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In Pictures: 15 more useful Cisco sites

Another lineup in our continuing search for the most useful sites on the Web for Cisco users and practitioners.

  • Another lineup in our continuing search for the most useful sites on the Web for Cisco users and practitioners.

  • Twilight in the Valley of the Nerds is a thinking geek’s site for musing on topics like SDN, data center networking, big vendor strategies and maneuverings – including those of Cisco -- and the ever evolving landscape of IT. It is authored by Brad Casemore, a 23-year veteran of the IT industry including work in hardware, software, services, security, and network infrastructure “up and down the OSI stack,” as he explains on his site.

  • SIWDT is authored by W.R. Koss, a vice president at data center start-up Plexxi – Koss’ fifth startup. Prior stops include four public companies, including Ciena and Nortel, and four years in investment management. He was also employee #14 at CrossComm, a mid-1990s router maker in central Massachusetts. Koss’ opinions on SIWDT are insightful and thought provoking as he ponders new networking architectures and trends, like SDNs, virtualization, cloud and low latency switching… many markets Cisco is looking to lead.

  • SDNCentral is all things software-defined networking, a technology that many believe is transforming the networking industry and one that Cisco wants to get out ahead of – or head off. SDNCentral keeps a revolving chronicle of the SDN events of each week, compiling its own coverage with coverage it aggregates from other sources. For Cisco users interested in SDN, network virtualization or programmable networking – like that proposed by Cisco ONE – SDNCentral is a must-read.

  • PacketLife.net was recommended by a couple of readers when our previous slideshow ran last year. We can see why: the site not only includes a blog but a Wiki section for reader contributions on packet routing/switching topics, a community lab funded in part by the site’s maintainer, Jeremy Stretch, and lots of other practical information and tools for hands-on network operators. Stretch is a networking engineer who runs a free network training lab out of his basement for fun.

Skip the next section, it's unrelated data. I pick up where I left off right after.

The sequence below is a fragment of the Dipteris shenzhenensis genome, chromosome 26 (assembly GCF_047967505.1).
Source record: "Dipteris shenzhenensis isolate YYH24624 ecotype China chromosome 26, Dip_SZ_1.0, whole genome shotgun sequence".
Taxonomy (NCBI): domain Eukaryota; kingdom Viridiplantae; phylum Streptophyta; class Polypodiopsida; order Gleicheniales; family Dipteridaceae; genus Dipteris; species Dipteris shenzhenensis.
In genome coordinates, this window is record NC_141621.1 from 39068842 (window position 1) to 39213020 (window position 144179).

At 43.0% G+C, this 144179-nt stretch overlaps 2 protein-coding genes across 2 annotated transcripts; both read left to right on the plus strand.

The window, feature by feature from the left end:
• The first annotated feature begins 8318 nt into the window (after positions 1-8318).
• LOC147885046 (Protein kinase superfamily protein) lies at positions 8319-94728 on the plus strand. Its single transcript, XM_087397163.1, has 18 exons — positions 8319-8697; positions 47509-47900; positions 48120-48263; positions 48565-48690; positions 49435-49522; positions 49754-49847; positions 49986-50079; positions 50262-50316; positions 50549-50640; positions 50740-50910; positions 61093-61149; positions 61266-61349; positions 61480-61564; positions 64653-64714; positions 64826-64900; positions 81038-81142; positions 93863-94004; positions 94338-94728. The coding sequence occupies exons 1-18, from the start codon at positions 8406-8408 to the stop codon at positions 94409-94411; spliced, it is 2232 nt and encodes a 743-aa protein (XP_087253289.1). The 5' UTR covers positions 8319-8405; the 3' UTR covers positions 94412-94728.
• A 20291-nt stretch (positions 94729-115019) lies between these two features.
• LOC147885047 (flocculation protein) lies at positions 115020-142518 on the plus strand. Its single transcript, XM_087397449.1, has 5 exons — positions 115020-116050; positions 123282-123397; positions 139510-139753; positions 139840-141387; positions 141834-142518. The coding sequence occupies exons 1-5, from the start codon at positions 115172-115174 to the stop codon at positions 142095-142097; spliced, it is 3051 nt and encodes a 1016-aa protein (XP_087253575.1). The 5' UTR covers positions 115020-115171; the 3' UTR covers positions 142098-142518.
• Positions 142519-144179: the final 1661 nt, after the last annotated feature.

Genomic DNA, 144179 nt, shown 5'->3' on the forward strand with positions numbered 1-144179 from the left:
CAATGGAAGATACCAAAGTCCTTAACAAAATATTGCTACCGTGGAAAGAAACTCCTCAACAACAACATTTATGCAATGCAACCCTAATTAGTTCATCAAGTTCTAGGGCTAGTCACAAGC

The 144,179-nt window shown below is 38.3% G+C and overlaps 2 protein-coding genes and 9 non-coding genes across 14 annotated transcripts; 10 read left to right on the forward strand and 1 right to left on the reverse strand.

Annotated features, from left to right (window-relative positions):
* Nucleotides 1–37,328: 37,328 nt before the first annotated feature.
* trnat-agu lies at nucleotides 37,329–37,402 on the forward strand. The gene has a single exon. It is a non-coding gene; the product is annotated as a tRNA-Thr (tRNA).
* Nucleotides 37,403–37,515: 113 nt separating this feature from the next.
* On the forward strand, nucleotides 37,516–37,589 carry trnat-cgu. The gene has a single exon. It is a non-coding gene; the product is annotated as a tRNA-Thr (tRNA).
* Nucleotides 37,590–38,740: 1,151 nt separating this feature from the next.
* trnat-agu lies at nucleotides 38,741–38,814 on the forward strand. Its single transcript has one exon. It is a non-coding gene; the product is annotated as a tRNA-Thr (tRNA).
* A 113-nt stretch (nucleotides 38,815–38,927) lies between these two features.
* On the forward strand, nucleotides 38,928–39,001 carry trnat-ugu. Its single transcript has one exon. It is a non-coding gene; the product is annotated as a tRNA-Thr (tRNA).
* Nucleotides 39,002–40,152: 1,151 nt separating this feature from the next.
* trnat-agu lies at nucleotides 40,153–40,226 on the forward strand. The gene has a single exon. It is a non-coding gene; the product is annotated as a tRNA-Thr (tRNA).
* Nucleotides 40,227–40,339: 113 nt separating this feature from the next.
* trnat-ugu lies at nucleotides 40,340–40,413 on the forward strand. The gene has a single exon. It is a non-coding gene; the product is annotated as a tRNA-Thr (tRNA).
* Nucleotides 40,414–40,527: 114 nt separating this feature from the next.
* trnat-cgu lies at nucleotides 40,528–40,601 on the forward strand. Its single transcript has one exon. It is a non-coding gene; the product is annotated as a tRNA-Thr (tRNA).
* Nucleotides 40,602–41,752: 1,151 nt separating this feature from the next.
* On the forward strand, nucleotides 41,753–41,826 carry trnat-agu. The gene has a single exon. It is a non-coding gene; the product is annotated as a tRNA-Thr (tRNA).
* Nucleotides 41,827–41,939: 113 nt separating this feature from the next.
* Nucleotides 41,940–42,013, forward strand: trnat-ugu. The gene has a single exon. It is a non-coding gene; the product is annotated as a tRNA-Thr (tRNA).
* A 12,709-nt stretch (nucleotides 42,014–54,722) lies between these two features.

• GigaOm is the quintessential Valley tattler. Full of twists on the tech news of the week, Om Malik’s baby is influential with industry captains, entrepreneurs and capitalists. It aims to cover the intersection of business and technology – its drivers, its movers, its shakers and its disrupters. In that mission, its coverage of emerging technologies and the startups developing them is definitive.

  • Network Static is authored by Brent Salisbury, CCIE#11972 and a network architect at the University of Kentucky. The site is rich in content on network virtualization, SDNs, OpenFlow and OpenStack. Indeed, in the “In The Lab” subsection of Network Static there are entries chronicling implementations of the virtualization techniques, tips and tricks, gotchas and tutorials. Salisbury also includes links to sites offering study guides on the different routing and switching implementations of Cisco and Juniper, for example, and software installation tools. A hands-on site for hands-on networkers.

  • If GigaOm is the intersection of tehnology and business, Silicon Valley Watcher chronicles the business of technology and media. And Silicon Valley culture. Authored by former Financial Times reporter Tom Foremski, SVW is a diary of an industry in transition – media – and the region and businesses and capitalists most accountable for its disruption. Readers get a sense of the Internet’s upheaval of traditional print and TV journalism with blogging, YouTube, Twitter and other networked social media outlets co-opting the mission. They may also come away with a tinge of cynical irony as Foremski, a longtime practitioner of traditional newspapering, insinuates the resulting decline in quality and accountability associated with the new outlets from his view in one of those outlets.